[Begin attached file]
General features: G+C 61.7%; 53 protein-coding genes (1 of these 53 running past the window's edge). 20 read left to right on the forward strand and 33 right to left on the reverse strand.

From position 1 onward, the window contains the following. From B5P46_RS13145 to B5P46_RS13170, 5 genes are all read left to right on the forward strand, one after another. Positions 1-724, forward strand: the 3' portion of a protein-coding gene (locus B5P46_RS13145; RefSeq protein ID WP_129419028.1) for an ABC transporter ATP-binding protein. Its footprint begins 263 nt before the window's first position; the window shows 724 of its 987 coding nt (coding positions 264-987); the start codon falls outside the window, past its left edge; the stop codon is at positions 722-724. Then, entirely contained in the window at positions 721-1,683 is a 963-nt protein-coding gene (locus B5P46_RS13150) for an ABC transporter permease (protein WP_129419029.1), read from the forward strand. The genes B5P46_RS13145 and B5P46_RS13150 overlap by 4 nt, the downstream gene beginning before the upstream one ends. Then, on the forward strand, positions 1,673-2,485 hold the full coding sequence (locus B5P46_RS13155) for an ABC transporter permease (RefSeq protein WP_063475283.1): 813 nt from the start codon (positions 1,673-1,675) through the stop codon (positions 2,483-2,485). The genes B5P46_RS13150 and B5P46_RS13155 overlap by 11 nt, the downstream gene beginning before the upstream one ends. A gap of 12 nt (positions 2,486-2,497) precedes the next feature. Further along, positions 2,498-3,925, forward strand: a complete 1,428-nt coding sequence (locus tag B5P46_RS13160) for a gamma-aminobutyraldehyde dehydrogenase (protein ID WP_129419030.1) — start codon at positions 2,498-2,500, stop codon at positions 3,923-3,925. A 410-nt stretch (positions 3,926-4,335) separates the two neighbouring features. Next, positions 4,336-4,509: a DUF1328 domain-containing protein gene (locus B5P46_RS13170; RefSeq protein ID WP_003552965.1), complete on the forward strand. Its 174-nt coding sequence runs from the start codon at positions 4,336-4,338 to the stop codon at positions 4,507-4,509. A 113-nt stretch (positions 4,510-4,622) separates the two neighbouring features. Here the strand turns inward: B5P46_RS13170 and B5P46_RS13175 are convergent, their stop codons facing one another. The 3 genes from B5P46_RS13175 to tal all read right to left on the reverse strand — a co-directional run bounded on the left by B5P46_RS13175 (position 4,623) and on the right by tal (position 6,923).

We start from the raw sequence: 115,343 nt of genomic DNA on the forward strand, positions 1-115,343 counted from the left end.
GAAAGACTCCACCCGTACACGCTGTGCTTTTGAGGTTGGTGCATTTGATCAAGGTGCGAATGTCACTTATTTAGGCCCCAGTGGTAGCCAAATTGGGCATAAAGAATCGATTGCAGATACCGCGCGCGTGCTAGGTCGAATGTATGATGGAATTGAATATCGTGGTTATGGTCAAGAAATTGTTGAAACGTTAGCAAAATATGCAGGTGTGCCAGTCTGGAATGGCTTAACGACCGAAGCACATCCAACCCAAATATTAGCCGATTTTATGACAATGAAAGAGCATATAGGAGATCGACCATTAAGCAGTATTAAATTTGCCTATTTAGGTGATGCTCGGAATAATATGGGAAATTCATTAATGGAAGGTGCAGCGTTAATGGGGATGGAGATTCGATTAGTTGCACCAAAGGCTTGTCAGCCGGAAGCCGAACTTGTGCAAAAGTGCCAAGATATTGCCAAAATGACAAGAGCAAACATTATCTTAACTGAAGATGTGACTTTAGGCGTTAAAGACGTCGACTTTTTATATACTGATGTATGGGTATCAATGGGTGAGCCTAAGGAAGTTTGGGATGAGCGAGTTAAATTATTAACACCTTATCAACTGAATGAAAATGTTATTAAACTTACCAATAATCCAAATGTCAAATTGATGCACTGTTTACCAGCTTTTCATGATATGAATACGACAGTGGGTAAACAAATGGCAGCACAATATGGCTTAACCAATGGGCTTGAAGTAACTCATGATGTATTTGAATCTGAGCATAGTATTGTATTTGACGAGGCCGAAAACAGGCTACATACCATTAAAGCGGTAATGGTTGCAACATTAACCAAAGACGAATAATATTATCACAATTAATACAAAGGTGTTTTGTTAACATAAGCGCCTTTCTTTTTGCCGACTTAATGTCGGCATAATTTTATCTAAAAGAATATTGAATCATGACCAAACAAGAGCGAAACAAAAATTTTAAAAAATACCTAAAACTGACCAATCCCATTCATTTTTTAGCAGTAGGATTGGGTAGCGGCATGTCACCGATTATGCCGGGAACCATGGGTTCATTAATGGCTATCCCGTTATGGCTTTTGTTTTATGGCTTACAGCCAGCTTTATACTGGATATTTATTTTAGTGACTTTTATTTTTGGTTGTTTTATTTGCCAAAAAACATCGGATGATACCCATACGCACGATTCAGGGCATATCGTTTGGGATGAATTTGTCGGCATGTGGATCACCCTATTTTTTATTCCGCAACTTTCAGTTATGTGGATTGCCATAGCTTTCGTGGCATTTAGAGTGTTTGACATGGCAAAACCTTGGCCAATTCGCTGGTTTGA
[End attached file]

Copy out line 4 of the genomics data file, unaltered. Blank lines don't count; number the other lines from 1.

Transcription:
GAAAGACTCCACCCGTACACGCTGTGCTTTTGAGGTTGGTGCATTTGATCAAGGTGCGAATGTCACTTATTTAGGCCCCAGTGGTAGCCAAATTGGGCATAAAGAATCGATTGCAGATACCGCGCGCGTGCTAGGTCGAATGTATGATGGAATTGAATATCGTGGTTATGGTCAAGAAATTGTTGAAACGTTAGCAAAATATGCAGGTGTGCCAGTCTGGAATGGCTTAACGACCGAAGCACATCCAACCCAAATATTAGCCGATTTTATGACAATGAAAGAGCATATAGGAGATCGACCATTAAGCAGTATTAAATTTGCCTATTTAGGTGATGCTCGGAATAATATGGGAAATTCATTAATGGAAGGTGCAGCGTTAATGGGGATGGAGATTCGATTAGTTGCACCAAAGGCTTGTCAGCCGGAAGCCGAACTTGTGCAAAAGTGCCAAGATATTGCCAAAATGACAAGAGCAAACATTATCTTAACTGAAGATGTGACTTTAGGCGTTAAAGACGTCGACTTTTTATATACTGATGTATGGGTATCAATGGGTGAGCCTAAGGAAGTTTGGGATGAGCGAGTTAAATTATTAACACCTTATCAACTGAATGAAAATGTTATTAAACTTACCAATAATCCAAATGTCAAATTGATGCACTGTTTACCAGCTTTTCATGATATGAATACGACAGTGGGTAAACAAATGGCAGCACAATATGGCTTAACCAATGGGCTTGAAGTAACTCATGATGTATTTGAATCTGAGCATAGTATTGTATTTGACGAGGCCGAAAACAGGCTACATACCATTAAAGCGGTAATGGTTGCAACATTAACCAAAGACGAATAATATTATCACAATTAATACAAAGGTGTTTTGTTAACATAAGCGCCTTTCTTTTTGCCGACTTAATGTCGGCATAATTTTATCTAAAAGAATATTGAATCATGACCAAACAAGAGCGAAACAAAAATTTTAAAAAATACCTAAAACTGACCAATCCCATTCATTTTTTAGCAGTAGGATTGGGTAGCGGCATGTCACCGATTATGCCGGGAACCATGGGTTCATTAATGGCTATCCCGTTATGGCTTTTGTTTTATGGCTTACAGCCAGCTTTATACTGGATATTTATTTTAGTGACTTTTATTTTTGGTTGTTTTATTTGCCAAAAAACATCGGATGATACCCATACGCACGATTCAGGGCATATCGTTTGGGATGAATTTGTCGGCATGTGGATCACCCTATTTTTTATTCCGCAACTTTCAGTTATGTGGATTGCCATAGCTTTCGTGGCATTTAGAGTGTTTGACATGGCAAAACCTTGGCCAATTCGCTGGTTTGA